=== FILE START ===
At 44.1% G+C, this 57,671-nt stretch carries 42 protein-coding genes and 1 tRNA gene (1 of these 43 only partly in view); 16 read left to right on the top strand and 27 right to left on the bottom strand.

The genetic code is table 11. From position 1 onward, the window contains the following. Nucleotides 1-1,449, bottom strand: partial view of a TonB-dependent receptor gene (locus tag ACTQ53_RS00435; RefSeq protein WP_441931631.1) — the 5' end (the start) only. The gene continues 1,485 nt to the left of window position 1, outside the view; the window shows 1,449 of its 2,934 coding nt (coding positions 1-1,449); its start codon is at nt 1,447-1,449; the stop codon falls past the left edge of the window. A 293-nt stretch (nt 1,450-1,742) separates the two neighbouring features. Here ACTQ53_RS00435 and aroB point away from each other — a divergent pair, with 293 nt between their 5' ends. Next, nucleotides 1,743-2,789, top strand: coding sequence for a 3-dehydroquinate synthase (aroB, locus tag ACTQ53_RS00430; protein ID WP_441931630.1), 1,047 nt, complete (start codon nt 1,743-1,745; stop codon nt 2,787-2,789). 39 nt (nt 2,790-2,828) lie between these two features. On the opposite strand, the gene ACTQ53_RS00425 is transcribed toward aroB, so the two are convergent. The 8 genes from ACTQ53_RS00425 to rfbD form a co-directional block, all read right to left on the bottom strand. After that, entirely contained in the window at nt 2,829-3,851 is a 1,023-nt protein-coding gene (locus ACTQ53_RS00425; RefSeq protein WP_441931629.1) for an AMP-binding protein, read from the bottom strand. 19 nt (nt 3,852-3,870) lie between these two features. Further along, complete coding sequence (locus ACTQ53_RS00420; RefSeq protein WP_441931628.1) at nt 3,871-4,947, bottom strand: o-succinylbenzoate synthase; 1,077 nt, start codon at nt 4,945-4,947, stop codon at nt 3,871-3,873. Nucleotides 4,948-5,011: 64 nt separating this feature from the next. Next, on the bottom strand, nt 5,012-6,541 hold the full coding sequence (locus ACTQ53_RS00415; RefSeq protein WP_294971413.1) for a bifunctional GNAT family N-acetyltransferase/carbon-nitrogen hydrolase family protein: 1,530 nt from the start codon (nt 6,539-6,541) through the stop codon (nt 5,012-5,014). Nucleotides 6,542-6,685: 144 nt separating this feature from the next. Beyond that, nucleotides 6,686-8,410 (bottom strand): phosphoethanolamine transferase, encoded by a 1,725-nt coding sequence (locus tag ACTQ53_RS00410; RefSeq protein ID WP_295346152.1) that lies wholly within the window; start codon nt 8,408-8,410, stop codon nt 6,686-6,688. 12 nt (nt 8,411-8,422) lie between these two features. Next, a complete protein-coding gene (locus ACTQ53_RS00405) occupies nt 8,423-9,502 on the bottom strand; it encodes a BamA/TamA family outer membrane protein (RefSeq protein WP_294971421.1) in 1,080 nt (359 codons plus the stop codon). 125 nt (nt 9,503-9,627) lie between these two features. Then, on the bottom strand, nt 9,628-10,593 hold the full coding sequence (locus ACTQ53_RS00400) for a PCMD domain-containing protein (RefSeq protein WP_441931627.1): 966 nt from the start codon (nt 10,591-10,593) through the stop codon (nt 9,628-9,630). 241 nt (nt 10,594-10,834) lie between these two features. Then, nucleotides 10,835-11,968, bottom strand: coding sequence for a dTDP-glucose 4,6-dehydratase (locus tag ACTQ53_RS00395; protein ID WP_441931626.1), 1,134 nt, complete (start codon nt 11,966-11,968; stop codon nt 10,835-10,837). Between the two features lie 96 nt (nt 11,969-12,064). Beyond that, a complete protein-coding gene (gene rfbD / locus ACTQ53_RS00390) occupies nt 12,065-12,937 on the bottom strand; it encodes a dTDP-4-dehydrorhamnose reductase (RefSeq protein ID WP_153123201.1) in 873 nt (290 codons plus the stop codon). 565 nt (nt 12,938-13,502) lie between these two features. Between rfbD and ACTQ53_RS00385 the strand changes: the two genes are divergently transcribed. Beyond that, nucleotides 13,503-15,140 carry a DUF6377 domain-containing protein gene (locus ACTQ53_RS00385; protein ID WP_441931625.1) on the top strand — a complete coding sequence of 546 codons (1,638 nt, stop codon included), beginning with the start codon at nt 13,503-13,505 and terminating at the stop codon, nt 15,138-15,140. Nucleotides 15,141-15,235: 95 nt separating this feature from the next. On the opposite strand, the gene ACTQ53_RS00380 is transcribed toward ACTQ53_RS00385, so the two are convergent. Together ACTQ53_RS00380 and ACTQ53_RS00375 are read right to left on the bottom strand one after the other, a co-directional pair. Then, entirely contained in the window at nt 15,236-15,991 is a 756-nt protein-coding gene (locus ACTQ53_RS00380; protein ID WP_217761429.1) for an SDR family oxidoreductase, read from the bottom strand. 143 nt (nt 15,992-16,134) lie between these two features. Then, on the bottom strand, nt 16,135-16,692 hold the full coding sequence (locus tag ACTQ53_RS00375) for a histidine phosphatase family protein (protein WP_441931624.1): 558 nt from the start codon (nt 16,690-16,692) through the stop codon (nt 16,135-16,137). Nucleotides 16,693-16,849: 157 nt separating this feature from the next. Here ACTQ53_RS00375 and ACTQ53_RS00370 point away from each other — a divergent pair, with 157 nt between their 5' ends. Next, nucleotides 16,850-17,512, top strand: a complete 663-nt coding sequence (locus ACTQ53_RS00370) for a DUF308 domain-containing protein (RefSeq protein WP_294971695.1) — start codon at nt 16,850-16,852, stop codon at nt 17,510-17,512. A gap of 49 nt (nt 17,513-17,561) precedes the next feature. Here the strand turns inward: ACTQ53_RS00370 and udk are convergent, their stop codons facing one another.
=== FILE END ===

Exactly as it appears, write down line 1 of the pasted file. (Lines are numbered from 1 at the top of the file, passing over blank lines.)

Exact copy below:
At 44.1% G+C, this 57,671-nt stretch carries 42 protein-coding genes and 1 tRNA gene (1 of these 43 only partly in view); 16 read left to right on the top strand and 27 right to left on the bottom strand.